The everyday capacity to understand the mind, or 'mindreading', plays an enormous role in our ordinary lives. Shaun Nichols and Stephen Stich provide a detailed and integrated account of the intricate web of mental components underlying this fascinating and multifarious skill. The imagination, they argue, is essential to understanding others, and there are special cognitive mechanisms for understanding oneself. The account that emerges has broad implications for longstanding philosophical debates over the status of folk psychology. Mindreading is another trailblazing volume (...)
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  25. Joshua May (2011). Egoism, Empathy, and Self-Other Merging. Southern Journal of Philosophy 49 (s1):25-39.score: 168.0
    [Emerging Scholar Prize Essay for Spindel Supplement] Some philosophers and psychologists have evaluated psychological egoism against recent experimental work in social psychology. Dan Batson (1991; forthcoming), in particular, argues that empathy tends to induce genuinely altruistic motives in humans. However, some argue that there are egoistic explanations of the data that remain unscathed. I focus here on some recent criticisms based on the idea of self-other merging or "oneness," primarily leveled by Robert Cialdini and his collaborators (1997). These authors (...)
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  26. Shiloh Whitney (2012). Affects, Images and Childlike Perception: Self-Other Difference in Merleau-Ponty's Sorbonne Lectures. Phaenex 7 (2):185-211.score: 168.0
    I begin by reviewing recent research by Merleau-Ponty scholars opposing aspects of the critique of Merleau-Ponty made by Meltzoff and colleagues based on their studies of neonate imitation. I conclude the need for reopening the case for infant self-other indistinction, starting with a re-examination of Merleau-Ponty’s notion of indistinction in the Sorbonne lectures, and attending especially to the role of affect and to the non-exclusivity of self-other distinction and indistinction. In undertaking that study, I discover the importance of (...)
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  27. Ursula Tidd (1999). The Self-Other Relation in Beauvoir’s Ethics and Autobiography. Hypatia 14 (4):163-174.score: 168.0
    : This article examines how some of Simone de Beauvoir's ethical notions about the Self-Other relation explored in her theoretical philosophy of the 1940s were developed in her subsequent autobiography. It argues that Beauvoir represents reciprocal alter-ity in these autobiographical texts through a testimonial engagement with autobiography conceptualized as an act of bearing witness for the Other, through the privileging of various interlocutors and privileged others with whom "the real" is experienced and through a negotiation with the reader. The (...)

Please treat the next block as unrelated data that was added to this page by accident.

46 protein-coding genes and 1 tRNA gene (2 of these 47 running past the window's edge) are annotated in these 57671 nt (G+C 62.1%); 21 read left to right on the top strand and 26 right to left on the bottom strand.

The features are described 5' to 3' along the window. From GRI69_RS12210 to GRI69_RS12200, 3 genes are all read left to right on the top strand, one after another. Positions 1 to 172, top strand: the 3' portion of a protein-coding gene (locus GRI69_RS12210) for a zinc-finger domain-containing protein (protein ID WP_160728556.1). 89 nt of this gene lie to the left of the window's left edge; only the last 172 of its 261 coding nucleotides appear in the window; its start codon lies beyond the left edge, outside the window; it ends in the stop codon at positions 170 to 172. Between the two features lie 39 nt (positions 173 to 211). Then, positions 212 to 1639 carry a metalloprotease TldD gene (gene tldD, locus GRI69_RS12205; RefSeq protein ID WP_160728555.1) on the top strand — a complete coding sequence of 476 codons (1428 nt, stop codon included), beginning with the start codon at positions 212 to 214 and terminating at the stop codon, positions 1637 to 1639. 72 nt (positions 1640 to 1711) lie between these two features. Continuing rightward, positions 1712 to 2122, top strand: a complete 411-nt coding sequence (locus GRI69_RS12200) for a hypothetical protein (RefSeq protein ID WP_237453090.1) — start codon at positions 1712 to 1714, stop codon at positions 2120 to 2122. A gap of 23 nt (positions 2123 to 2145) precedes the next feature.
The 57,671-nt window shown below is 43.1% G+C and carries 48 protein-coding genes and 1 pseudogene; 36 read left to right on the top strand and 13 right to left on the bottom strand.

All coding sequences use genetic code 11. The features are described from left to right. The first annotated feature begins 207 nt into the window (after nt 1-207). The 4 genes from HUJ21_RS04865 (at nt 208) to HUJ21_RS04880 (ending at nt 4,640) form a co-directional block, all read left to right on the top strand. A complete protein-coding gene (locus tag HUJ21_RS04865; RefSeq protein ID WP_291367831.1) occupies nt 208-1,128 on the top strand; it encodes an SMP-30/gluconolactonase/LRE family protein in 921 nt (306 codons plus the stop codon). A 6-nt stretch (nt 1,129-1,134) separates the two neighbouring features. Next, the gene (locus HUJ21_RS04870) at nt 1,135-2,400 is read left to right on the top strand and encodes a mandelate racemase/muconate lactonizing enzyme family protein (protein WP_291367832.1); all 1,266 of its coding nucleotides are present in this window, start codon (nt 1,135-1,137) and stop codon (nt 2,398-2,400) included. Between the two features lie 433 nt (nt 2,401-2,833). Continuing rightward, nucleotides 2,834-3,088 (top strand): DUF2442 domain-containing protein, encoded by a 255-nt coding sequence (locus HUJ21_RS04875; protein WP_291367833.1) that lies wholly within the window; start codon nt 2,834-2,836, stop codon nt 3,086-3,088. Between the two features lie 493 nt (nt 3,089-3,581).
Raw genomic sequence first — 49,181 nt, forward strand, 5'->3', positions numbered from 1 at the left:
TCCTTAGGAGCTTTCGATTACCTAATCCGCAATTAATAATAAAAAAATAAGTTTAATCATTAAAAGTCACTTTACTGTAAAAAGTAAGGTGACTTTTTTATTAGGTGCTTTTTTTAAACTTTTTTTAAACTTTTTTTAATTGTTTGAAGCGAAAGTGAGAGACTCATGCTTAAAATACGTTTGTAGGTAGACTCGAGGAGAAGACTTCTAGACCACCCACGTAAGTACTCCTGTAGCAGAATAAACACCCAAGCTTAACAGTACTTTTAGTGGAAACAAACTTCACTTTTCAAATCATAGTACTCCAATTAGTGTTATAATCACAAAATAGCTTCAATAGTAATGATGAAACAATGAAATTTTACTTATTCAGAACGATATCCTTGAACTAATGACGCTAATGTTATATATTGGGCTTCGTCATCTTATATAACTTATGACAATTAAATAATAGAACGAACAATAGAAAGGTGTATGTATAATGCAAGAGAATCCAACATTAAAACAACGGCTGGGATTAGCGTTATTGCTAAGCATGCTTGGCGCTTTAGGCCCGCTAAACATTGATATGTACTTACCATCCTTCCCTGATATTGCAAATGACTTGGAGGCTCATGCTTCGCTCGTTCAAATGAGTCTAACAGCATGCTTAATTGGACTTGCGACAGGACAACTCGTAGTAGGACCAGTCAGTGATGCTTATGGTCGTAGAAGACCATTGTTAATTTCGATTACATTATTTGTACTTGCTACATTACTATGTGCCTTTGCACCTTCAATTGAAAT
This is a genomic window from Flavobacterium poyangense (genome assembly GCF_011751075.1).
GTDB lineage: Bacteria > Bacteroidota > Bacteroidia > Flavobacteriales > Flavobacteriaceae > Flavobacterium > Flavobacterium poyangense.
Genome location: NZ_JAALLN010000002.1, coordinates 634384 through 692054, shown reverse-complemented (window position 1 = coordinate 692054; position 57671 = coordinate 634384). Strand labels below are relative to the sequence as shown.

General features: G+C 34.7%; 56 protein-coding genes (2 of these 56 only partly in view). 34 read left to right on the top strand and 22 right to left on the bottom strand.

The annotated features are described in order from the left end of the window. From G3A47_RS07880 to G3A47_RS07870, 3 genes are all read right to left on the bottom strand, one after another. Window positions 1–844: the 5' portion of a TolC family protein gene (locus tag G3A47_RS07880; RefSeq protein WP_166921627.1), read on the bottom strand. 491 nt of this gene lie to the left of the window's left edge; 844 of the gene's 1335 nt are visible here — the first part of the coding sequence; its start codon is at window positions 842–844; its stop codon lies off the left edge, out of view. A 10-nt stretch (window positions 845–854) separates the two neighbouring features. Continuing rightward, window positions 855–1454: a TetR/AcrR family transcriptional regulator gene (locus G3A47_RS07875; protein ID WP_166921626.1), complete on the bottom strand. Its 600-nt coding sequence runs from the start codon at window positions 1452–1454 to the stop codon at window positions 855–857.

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  28. Nancy Eisenberg & Michael J. Sulik (2012). Comment: Is Self–Other Overlap the Key to Understanding Empathy? Emotion Review 4 (1):34-35.score: 168.0
    Preston and Hofelich (2012) suggested that researchers disagree on the role of self–other overlap in empathy due to a failure to differentiate among neural overlap, subjective resonance, and personal distress; they also developed a framework for tying neural and subjective overlap to various aspects of functioning they include in the construct of empathy. Although we found their discussion of different processes that have been labeled empathy interesting and helpful, we found their discussion of self–other overlap to be somewhat less useful (...)
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  29. India Morrison (2012). Comment: A Trade-Off Between Broad and Specific Ideas of Neural Self–Other Overlap. Emotion Review 4 (1):36-37.score: 168.0
    Preston and Hofelich’s (2012) conceptualization of self–other overlap includes both neural and subjective levels, but neural overlap is given a central and necessary role in their model. The model’s broad scope includes many types of empathy phenomena and points to stable patterns and relationships among them. A self–other overlap idea that can cover such a range of phenomena makes gains in explanatory cohesiveness. This may come at the expense of specificity and predictive power in investigating particular neural systems implicated in (...)
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  30. Ruth H. Maki & Kevin D. McCaul (1985). The Effects of Self-Reference Versus Other Reference on the Recall of Traits and Nouns. Bulletin of the Psychonomic Society 23 (3):169-172.score: 168.0
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  31. Patrick Crowley, Noreen Humble & Silvia M. Ross (eds.) (2011). Mediterranean Travels: Writing Self and Other From the Ancient World to Contemporary Society. Legenda/ Modern Humanities Research Association and Maney Publishing.score: 168.0